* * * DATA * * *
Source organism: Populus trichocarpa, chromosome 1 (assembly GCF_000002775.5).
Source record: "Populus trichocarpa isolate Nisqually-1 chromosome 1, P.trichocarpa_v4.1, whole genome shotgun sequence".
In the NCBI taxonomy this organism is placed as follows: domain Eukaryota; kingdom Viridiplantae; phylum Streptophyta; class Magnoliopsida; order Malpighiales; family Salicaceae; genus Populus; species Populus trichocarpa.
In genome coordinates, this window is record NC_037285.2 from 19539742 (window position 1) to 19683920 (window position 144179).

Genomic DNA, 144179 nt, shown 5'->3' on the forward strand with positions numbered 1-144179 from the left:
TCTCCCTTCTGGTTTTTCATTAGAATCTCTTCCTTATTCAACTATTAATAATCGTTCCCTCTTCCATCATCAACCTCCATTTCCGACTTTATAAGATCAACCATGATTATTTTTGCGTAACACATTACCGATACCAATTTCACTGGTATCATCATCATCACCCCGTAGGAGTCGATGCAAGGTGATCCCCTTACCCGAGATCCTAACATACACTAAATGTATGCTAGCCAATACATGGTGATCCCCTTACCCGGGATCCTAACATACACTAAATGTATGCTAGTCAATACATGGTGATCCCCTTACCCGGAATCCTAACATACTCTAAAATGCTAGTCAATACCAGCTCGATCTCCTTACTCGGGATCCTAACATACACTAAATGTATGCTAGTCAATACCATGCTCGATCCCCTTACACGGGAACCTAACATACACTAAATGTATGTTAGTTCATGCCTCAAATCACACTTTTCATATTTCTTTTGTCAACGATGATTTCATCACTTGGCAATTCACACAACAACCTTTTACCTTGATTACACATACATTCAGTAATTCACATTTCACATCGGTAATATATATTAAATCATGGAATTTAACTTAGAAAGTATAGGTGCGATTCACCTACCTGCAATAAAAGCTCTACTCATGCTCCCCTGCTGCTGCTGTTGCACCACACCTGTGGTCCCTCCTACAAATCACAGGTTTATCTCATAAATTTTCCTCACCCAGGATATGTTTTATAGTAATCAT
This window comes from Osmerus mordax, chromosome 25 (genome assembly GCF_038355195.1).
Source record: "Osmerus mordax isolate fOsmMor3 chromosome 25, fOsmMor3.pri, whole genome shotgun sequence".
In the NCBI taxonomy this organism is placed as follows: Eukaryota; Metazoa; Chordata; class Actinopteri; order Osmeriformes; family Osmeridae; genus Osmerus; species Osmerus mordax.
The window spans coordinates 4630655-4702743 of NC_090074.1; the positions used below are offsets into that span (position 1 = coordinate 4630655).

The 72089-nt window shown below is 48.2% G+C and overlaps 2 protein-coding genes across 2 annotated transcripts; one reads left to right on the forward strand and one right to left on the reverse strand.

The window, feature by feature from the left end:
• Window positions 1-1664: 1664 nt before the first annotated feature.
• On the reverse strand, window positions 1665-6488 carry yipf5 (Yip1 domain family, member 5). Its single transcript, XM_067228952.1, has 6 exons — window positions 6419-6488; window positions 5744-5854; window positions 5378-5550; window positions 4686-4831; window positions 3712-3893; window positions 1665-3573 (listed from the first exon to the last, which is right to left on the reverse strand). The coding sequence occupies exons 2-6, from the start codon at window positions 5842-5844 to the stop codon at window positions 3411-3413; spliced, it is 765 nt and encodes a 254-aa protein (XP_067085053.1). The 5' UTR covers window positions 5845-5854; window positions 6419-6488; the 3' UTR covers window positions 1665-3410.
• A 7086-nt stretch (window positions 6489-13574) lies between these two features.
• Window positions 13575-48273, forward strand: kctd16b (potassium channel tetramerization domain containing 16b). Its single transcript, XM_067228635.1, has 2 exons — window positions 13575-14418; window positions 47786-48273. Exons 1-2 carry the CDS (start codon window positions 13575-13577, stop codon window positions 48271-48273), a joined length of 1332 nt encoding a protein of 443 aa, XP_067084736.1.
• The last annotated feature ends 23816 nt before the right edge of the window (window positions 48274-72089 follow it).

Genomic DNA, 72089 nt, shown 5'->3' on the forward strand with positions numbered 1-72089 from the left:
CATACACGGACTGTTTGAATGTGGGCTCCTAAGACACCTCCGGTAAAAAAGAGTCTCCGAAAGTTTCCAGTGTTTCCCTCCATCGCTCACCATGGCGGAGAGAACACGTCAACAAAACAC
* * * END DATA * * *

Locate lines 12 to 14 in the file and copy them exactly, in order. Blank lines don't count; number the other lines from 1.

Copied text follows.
The window, feature by feature from the left end:
• Window positions 1-1664: 1664 nt before the first annotated feature.
• On the reverse strand, window positions 1665-6488 carry yipf5 (Yip1 domain family, member 5). Its single transcript, XM_067228952.1, has 6 exons — window positions 6419-6488; window positions 5744-5854; window positions 5378-5550; window positions 4686-4831; window positions 3712-3893; window positions 1665-3573 (listed from the first exon to the last, which is right to left on the reverse strand). The coding sequence occupies exons 2-6, from the start codon at window positions 5842-5844 to the stop codon at window positions 3411-3413; spliced, it is 765 nt and encodes a 254-aa protein (XP_067085053.1). The 5' UTR covers window positions 5845-5854; window positions 6419-6488; the 3' UTR covers window positions 1665-3410.